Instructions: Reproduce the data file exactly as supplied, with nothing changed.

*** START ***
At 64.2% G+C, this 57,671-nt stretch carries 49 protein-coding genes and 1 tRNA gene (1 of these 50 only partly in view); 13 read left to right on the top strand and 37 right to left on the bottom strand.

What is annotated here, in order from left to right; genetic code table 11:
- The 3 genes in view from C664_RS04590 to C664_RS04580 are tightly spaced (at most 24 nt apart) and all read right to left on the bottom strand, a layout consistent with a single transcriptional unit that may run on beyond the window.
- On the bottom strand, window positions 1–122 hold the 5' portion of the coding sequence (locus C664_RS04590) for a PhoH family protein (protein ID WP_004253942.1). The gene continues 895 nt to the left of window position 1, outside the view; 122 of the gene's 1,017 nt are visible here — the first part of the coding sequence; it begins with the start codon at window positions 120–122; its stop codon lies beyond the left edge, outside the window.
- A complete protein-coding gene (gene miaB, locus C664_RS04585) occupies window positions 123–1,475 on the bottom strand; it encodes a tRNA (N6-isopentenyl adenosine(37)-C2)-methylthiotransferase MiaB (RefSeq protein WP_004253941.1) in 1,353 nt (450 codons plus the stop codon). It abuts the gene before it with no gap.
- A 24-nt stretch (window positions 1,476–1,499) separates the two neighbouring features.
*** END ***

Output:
At 64.2% G+C, this 57,671-nt stretch carries 49 protein-coding genes and 1 tRNA gene (1 of these 50 only partly in view); 13 read left to right on the top strand and 37 right to left on the bottom strand.

What is annotated here, in order from left to right; genetic code table 11:
- The 3 genes in view from C664_RS04590 to C664_RS04580 are tightly spaced (at most 24 nt apart) and all read right to left on the bottom strand, a layout consistent with a single transcriptional unit that may run on beyond the window.
- On the bottom strand, window positions 1–122 hold the 5' portion of the coding sequence (locus C664_RS04590) for a PhoH family protein (protein ID WP_004253942.1). The gene continues 895 nt to the left of window position 1, outside the view; 122 of the gene's 1,017 nt are visible here — the first part of the coding sequence; it begins with the start codon at window positions 120–122; its stop codon lies beyond the left edge, outside the window.
- A complete protein-coding gene (gene miaB, locus C664_RS04585) occupies window positions 123–1,475 on the bottom strand; it encodes a tRNA (N6-isopentenyl adenosine(37)-C2)-methylthiotransferase MiaB (RefSeq protein WP_004253941.1) in 1,353 nt (450 codons plus the stop codon). It abuts the gene before it with no gap.
- A 24-nt stretch (window positions 1,476–1,499) separates the two neighbouring features.